Editor’s Note

12 Years a Slave: 2 Years an Explorer

yorkRecent attention to the fine McQueen/Ridley “12 Years a Slave” invites us to consider the harrowing instability of even the most personal elements of our existence.  In the film, a free black man living in a community where he has no expectations of abduction is seized and enslaved, then must struggle for over a decade to maintain his spirit until he can be identified, freed again and allowed to return to his family and life as he had once known it.  If Solomon Northrup’s original chronicle weren’t so specific and persuasive, we might be inclined to skepticism concerning both the mercurial nature of our species and the victim’s strength of character.  But stuff happens, and our early history offers many such appalling stories, including one which many of us have bypassed, ignored or been unable to extract from its distracting narrative environment.  Recently, I was shocked into awareness as I discovered the details page by page.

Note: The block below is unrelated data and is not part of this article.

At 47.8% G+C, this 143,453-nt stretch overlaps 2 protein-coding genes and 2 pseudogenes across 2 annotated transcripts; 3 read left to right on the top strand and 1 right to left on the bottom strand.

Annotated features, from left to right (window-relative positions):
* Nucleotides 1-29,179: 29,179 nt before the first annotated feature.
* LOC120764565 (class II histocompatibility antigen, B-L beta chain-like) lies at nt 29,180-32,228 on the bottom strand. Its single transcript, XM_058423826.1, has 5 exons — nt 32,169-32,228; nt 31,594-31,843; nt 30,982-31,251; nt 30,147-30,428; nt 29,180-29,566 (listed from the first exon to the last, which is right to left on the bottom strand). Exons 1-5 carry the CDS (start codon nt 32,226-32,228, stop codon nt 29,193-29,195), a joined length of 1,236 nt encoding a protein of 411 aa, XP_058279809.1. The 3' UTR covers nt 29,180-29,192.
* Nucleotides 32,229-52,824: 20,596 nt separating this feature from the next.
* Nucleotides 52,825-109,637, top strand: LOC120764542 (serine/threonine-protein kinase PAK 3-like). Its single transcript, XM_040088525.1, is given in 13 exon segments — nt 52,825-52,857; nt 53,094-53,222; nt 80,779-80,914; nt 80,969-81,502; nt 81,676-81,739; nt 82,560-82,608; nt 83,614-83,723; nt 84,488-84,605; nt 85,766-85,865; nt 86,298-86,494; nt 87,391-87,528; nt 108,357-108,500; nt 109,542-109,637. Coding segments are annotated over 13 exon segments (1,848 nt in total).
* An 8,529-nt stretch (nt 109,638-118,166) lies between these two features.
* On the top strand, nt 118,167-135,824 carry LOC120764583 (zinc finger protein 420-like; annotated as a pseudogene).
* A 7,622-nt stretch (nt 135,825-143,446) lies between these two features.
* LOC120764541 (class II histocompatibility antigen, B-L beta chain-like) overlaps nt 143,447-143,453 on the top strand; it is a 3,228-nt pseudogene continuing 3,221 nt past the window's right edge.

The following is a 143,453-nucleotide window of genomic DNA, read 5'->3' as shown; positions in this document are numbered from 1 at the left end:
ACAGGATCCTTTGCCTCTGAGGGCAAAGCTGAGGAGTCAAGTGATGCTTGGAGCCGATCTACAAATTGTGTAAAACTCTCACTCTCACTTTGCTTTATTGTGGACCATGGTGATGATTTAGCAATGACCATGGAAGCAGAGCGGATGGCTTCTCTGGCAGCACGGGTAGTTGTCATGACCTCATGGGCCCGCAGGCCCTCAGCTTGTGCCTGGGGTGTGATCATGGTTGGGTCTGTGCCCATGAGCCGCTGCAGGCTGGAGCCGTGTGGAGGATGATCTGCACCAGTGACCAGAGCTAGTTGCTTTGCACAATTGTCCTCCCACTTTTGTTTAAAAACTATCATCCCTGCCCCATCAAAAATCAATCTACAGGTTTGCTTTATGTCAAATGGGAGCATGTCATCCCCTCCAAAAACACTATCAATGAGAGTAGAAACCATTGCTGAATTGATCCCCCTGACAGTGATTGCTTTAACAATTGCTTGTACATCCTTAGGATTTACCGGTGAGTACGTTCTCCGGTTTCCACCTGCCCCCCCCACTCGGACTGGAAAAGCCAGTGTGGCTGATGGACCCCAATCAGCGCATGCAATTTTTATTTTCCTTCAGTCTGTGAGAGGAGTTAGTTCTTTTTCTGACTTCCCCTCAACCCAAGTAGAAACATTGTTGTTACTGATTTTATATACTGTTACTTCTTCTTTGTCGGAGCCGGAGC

The great voyage of Jefferson’s Corps of Discovery has long ago entered our national mind and bloodstream to flourish as both a creation myth and a national epic.  Although the boom in biographies and histories, as well as the boost from Ken Burns’ documentary film, have made the narrative (complete with variations and agendaed interpretations) more accessible than ever, I know that at least as far back as the fifties children read and reenacted simplified and euphemized versions of William Clark’s and Meriwether Lewis’s life stories, including the latter’s mysterious death.  We responded to the heroic encounters with grizzly bears and Native Americans (far less hospitable in our minds than in fact) and pretended to be intrepid adventurers in our nearby woods and streams.  The dramatic expertise, bravery and old-fashioned grit of the expedition members held us in thrall, so we didn’t lend much of our attention to the cultural diversity (with the exception of the courageous “Indian maiden” Sacagawea) and amazements of collaboration that made the trip possible.  Reading Frank Bergan’s Penguin Edition of The Journals of Lewis and Clark late last year (and this time not skipping the botanical descriptions, peace negotiations and lists of supplies, costs, distances, any more than I’d gloss over the catalogues in The Iliad), I found myself deeply engaged and moved by the story of one man I had hardly noticed in the text when I read a library copy over half a century ago.  William Clark’s slave and companion was named simply “York,” and now his part in the great narrative, and beyond the knowable story, haunts me.

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